In Smith v. Stewart, 165 Vt. 364, 684 A.2d 265 (Vt. 1996), the court clearly refuted the notion that the amount of child support is necessarily linked to a child's day-to- day "needs."
What the court said is noteworthy:
The father argues ... that this discretion to increase a child support award may be exercised only when there is demonstrated need for the children to receive the additional amount. We disagree that the sole criterion for determining the support amount for above-guideline- income cases is the need of the child. The children are entitled to share in family income if it grows after the parents separate. See C.D. v. N.M., 160 Vt. 495 at 500, 631 A.2d 848 at 851 (amount of child support should be based on policy of meeting needs of children and having them share family income). Thus, the children are entitled to a part of the "fruits of one parent's good fortune after a divorce." In re Marriage of Nimmo, 891 P.2d 1002, 1007 (Colo. 1995); see also Galbis v. Nadal, 626 A.2d 26, 31 (D.C. Ct. App. 1993)(children are "entitled to a level of support commensurate with the income and lifestyle of the parents"); Miller v. Schou, 616 So. 2d 436, 437 (Fla. 1993)(child has a right to share in the good fortune of his or her parent). (684 A.2d at 268.)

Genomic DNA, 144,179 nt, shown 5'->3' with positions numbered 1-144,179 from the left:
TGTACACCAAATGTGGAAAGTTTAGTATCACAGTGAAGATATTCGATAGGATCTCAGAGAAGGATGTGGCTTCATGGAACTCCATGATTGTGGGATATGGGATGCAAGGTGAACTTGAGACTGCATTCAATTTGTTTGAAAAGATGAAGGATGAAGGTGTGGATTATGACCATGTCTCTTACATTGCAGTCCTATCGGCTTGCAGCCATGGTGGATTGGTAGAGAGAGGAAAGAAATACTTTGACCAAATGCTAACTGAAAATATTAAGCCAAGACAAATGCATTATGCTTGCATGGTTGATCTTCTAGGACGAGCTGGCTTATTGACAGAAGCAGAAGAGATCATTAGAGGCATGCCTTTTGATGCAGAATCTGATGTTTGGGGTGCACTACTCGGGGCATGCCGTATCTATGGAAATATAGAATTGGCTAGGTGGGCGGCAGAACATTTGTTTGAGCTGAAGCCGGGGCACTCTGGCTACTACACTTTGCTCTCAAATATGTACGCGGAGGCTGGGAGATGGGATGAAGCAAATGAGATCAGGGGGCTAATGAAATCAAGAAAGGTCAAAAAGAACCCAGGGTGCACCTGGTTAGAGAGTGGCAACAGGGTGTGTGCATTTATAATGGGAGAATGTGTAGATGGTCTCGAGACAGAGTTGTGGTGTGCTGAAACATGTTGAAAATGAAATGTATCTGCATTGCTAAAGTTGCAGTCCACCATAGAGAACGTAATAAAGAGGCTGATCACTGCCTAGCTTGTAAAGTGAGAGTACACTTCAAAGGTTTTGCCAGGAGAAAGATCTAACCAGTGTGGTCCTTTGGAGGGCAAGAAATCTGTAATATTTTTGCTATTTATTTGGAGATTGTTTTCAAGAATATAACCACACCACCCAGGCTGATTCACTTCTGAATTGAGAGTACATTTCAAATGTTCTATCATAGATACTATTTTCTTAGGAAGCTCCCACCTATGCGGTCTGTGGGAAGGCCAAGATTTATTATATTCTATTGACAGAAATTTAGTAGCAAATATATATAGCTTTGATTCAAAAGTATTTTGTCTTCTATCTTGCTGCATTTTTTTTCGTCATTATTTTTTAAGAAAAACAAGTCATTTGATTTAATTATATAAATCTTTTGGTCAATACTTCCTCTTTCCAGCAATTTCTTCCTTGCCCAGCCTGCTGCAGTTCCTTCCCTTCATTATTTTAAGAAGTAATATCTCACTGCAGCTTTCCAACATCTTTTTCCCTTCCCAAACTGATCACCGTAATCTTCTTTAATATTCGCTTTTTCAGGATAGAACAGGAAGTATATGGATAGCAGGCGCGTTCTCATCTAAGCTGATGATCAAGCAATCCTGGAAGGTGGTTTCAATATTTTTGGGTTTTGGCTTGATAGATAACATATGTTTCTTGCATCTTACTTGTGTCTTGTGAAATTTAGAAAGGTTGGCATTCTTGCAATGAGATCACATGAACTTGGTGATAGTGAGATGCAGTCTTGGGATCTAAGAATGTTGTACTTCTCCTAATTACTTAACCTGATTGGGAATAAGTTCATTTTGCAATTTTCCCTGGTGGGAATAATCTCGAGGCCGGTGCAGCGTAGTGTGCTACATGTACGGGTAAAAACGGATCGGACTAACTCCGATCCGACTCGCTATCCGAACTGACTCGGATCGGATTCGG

The Vermont court also recognized that a parent cannot be expected to increase the expenses for a child by spending money he or she does not yet have, as a way to justify a request for an increase in child support. 684 A.2d at 269 (citing Nash v. Mulle, 846 S.W.2d 803, 806 (Tenn. 1993)).
Significantly, the court also rejected any suggestion that additional child support would merely enrich the mother as "disguised additional maintenance." From the court's perspective, nothing in the evidence suggested that the mother intended to use the increased support for her own benefit. Smith, 684 A.2d at 269.